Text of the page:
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Games of charade
Parliament was once again turned into a farce (a tragi-comedy) by the Government and Speaker Wade Mark. A few weeks ago the Speaker sat quietly and allowed MP Vernella Alleyne-Toppin to make what he deemed on Friday last to be “unfortunate and unparliamentary” remarks against the long dead parents of the Leader of the Opposition, Dr Keith Rowley, and a wholly unsubstantiated allegation against Dr Rowley for being a second generation rapist.
Yet Mark, (himself to himself—the genius of the Mighty Spoiler on show) ruled that Alleyne-Toppin should not be placed in front the Privileges Committee to answer for her clear abuse of the privilege afforded MPs to be free of slanderous libel when they speak in the Parliament.
His claim is that she apologised at the first opportunity to do so and therefore all is well.
How does an individual apologise for such a willful and slanderous act is beyond my imagination; more so when she follows it up with a cynically choreographed non-apology. In response to the Speaker’s ruling, PNM MP Terrence Deyalsingh quoted from May’s Parliamentary bible that in such circumstances “the member must make an acceptable apology or must have withdrawn the expressions complained of … only then the motion of privilege has sometimes been withdrawn.”
Alleyne-Toppin did no such thing; in fact she and her colleague MPs are still calling on Rowley to “answer the question;” an indication of holding fast to the vicious and unsubstantiated statement.
However, the Speaker’s ruling is very understandable in the context of his having allowed Alleyne-Toppin to make the “unfortunate and unparliamentary” remarks without him ruling them to be not worthy of the Parliament.
To have sent the Tobago-East MP to the Privileges Committee would have been to indict himself for his facilitation of Alleyne-Toppin’s “unfortunate and unparliamentary” conduct.
This was no reaction to provocation from the other side, no one was sitting there; this was a cold, calculated and well-planned attack on the character of the Leader of the Opposition, his dead father and a wound to the pride and dignity of Rowley’s son and his mother.
Indeed, it seems quite evident this was an attempt to so tarnish Rowley that the Prime Minister could then steal a march on a weakened PNM and its political leader with the naming of an election day much earlier than the advertised date in September.
Indicative of the deliberate nature of the attack, Leader of Government Business in the House, Dr Roodal Moonilal, took responsibility for Alleyne-Toppin’s statement, he having approved it. It should not be forgotten too that Speaker Mark would have had to approve of Alleyne-Toppin’s use of the enlarged picture in her presentation and the context of its use.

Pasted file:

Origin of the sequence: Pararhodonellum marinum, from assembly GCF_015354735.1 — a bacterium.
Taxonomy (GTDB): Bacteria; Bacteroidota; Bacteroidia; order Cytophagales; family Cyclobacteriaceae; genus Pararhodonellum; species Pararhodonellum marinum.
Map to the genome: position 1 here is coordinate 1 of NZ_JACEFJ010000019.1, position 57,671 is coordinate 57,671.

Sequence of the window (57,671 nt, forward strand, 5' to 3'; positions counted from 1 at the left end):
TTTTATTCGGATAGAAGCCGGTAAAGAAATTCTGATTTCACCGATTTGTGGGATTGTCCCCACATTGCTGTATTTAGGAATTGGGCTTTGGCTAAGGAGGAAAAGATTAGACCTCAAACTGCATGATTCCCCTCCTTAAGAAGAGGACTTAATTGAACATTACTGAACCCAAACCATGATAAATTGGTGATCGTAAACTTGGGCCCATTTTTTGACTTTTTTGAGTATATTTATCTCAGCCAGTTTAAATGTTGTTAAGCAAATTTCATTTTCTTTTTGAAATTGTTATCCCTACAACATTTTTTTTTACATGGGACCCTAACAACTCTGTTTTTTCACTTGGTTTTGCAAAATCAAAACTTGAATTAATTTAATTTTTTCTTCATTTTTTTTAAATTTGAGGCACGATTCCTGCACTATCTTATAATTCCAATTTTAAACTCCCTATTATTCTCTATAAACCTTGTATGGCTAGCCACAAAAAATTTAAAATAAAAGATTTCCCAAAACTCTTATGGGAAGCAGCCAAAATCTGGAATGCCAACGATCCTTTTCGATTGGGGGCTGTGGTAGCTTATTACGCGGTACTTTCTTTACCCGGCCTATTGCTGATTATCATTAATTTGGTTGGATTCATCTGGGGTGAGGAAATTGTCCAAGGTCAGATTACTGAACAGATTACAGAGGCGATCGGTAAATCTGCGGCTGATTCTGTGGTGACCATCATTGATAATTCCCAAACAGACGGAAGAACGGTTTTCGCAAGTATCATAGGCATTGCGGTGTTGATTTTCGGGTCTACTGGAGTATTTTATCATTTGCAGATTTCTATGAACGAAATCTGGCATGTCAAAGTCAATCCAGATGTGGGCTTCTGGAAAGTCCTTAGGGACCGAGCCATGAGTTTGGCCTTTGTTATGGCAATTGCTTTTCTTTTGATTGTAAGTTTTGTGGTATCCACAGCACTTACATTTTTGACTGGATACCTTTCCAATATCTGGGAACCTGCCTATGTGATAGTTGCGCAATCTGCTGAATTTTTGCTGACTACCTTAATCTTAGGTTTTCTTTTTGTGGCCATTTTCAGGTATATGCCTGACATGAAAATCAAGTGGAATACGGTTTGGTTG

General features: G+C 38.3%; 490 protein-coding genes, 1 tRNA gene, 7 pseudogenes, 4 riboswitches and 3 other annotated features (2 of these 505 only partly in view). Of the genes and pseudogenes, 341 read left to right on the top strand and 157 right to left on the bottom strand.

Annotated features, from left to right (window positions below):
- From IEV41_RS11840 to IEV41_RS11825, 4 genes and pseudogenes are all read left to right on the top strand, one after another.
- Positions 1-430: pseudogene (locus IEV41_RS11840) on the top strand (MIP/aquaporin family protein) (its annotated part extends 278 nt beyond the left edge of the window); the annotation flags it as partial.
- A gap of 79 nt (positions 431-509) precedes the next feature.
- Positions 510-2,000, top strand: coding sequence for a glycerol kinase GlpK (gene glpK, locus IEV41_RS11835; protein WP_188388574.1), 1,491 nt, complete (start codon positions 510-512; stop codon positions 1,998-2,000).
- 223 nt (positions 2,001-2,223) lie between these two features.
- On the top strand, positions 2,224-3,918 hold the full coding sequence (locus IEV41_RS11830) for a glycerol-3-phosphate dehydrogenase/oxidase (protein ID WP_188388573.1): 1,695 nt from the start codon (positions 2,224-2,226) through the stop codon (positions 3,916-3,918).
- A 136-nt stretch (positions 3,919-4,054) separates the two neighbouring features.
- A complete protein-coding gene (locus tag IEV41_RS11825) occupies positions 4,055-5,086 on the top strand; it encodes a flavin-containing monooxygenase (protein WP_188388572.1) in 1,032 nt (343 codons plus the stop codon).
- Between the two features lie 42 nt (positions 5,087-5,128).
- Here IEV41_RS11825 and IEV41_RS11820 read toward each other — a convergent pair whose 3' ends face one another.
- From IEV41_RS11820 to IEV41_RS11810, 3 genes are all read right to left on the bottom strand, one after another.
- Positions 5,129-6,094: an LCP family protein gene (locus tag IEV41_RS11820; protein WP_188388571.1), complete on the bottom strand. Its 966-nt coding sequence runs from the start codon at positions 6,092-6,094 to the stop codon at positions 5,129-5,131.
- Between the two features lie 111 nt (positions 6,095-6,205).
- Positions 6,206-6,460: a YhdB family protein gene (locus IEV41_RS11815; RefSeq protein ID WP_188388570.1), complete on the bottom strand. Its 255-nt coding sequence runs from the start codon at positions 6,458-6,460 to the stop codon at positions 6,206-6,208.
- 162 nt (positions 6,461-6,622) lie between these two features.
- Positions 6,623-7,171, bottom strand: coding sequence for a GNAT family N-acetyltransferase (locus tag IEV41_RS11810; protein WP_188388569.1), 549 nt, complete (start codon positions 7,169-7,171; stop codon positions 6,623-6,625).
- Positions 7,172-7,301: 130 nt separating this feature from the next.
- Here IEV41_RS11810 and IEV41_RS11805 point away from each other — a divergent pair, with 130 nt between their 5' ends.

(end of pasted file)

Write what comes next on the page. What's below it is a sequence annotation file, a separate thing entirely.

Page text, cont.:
Having so facilitated the savage irresponsibility of Alleyne-Toppin, the Speaker could not possibly send her to the Privileges Committee for possible contempt of Parliament and disciplinary action, which could mean suspension, even removal from the House.
I return to the subject to demonstrate to the national community the farcical nature of the functioning of the Parliament and the deep changes needed in yet another part of the apparatus of government.
In this political culture characterised by the centralisation of the power in a Prime Minister, it would be naïve to expect a Speaker would rule against the Prime Minister’s government and in this instance himself.
But this is no isolated instance. Only recently the Speaker, notwithstanding that several eminent attorneys, former speakers and insistent voices from amongst the electorate had concluded that he deliberately sought to mislead the national community when he said he had received correspondence from the High Court when in fact the information, as the Speaker subsequently admitted when the pressure was turned on him to come clean, had come from the Minister of Finance.
How could Speaker Mark have accepted his own apology and not agreed to the one tendered by Alleyne-Toppin? The whole thing is a charade.
Interestingly, Speaker Mark noted that he was aware of strong public condemnation of Alleyne-Toppin’s statement; but that the Parliament (House of Representatives) does not have to bother itself with such a popular view. Is the Parliament an institution unto itself unconcerned with the population?
Yes the evidence is that Wade Mark has on a number of occasions demonstrated his bias in the conduct of the business of this vital law-making body; but he was not the first and will not be the last unless there is constitutional reform to have the Speaker of the House, like the President of the Senate, elected to office in a neutral manner.
It is unacceptable that the Parliament as a national institution of pride and nationhood could be so dysfunctional before a watching nation. Terrence Farrell is on mark when he comments that the institutions are failing the society.
The badly fractured political body of T&T cannot withstand another five years under the present constitutional arrangements.
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